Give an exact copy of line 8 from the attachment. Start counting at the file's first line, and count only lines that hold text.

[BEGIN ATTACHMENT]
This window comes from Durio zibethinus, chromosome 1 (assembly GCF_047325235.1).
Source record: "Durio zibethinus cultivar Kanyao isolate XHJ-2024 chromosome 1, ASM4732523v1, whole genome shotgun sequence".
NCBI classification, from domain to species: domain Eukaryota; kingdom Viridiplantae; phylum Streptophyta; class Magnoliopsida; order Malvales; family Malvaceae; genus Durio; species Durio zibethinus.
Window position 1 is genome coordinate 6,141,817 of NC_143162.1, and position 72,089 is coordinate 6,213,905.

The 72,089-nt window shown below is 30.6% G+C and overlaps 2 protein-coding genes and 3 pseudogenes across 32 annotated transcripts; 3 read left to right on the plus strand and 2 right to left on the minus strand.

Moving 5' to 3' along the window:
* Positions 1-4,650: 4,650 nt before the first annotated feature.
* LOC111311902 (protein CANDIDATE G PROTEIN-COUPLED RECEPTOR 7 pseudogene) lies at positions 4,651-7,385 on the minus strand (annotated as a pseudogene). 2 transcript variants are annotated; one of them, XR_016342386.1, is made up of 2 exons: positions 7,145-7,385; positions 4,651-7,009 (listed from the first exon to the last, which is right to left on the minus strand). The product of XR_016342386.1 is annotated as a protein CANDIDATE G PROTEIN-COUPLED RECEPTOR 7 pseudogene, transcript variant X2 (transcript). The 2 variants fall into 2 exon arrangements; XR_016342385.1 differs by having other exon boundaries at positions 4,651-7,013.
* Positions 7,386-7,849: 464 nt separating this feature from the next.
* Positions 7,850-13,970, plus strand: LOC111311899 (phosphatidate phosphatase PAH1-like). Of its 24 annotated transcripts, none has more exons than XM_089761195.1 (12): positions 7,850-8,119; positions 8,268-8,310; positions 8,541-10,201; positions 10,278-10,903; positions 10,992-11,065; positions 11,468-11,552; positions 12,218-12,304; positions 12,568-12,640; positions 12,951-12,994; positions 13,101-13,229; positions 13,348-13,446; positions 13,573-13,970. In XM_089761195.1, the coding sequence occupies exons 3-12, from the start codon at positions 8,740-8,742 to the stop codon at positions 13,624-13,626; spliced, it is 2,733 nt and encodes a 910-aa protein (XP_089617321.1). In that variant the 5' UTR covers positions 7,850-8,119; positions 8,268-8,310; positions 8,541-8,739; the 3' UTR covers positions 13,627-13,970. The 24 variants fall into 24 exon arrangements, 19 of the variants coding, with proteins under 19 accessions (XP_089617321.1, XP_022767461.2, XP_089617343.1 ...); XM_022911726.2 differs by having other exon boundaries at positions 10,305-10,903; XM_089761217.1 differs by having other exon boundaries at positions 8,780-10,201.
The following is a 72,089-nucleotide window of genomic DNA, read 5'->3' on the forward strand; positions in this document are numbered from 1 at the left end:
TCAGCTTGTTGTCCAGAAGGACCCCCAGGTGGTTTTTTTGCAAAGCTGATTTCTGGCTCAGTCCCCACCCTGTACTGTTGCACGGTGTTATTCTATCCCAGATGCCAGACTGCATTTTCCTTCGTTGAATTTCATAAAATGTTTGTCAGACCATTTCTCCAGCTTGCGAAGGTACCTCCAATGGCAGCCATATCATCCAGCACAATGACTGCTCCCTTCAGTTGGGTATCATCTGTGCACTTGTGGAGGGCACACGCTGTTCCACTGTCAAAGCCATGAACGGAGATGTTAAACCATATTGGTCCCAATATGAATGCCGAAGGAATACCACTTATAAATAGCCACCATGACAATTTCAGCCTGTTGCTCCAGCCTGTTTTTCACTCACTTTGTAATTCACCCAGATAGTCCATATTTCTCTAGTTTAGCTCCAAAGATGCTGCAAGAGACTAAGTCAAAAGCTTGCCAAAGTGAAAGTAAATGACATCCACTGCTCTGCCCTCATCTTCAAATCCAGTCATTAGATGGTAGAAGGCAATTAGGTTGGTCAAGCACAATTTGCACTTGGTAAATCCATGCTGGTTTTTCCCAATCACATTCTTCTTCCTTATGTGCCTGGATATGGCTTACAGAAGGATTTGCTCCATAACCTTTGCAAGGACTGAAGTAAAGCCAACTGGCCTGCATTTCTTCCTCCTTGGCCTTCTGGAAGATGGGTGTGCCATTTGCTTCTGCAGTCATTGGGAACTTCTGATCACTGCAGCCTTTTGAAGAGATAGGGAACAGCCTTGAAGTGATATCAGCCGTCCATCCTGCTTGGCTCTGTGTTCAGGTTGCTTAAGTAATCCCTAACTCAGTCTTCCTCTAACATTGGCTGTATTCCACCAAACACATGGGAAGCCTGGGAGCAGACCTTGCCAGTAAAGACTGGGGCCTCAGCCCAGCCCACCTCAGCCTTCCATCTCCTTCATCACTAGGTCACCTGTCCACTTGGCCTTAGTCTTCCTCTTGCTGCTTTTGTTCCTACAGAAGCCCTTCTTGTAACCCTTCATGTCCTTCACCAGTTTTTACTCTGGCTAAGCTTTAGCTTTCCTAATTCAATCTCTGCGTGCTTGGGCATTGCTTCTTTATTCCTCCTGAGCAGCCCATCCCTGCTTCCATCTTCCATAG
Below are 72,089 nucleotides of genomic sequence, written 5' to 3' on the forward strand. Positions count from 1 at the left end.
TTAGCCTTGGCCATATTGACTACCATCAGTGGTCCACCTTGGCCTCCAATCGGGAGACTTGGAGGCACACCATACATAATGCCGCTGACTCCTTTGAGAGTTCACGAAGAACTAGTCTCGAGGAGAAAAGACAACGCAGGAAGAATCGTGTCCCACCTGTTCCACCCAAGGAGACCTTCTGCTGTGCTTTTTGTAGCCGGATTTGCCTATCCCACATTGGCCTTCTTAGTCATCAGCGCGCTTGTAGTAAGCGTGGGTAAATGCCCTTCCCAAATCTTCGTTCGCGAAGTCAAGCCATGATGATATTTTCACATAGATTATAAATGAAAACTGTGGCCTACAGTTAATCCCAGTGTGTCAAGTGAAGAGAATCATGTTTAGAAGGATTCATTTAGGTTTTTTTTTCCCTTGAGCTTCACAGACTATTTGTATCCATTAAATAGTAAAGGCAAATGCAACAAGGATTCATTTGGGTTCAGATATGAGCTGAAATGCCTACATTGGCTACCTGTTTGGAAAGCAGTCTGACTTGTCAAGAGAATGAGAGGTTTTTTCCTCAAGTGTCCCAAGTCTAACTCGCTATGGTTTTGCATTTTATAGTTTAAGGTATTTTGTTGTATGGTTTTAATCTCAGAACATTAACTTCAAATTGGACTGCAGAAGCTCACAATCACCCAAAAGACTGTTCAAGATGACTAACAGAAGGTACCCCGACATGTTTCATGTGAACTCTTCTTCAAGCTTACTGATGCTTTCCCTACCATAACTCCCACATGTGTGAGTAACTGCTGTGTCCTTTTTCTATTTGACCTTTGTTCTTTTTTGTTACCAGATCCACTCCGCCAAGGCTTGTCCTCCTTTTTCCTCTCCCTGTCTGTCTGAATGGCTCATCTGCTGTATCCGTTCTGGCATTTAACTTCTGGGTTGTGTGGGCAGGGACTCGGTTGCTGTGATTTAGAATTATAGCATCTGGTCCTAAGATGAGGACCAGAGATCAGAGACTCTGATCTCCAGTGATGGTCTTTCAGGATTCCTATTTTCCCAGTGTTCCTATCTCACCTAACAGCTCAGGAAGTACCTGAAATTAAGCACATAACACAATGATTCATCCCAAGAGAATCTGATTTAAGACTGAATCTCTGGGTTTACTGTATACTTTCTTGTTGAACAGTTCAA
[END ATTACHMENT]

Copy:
* LOC111311902 (protein CANDIDATE G PROTEIN-COUPLED RECEPTOR 7 pseudogene) lies at positions 4,651-7,385 on the minus strand (annotated as a pseudogene). 2 transcript variants are annotated; one of them, XR_016342386.1, is made up of 2 exons: positions 7,145-7,385; positions 4,651-7,009 (listed from the first exon to the last, which is right to left on the minus strand). The product of XR_016342386.1 is annotated as a protein CANDIDATE G PROTEIN-COUPLED RECEPTOR 7 pseudogene, transcript variant X2 (transcript). The 2 variants fall into 2 exon arrangements; XR_016342385.1 differs by having other exon boundaries at positions 4,651-7,013.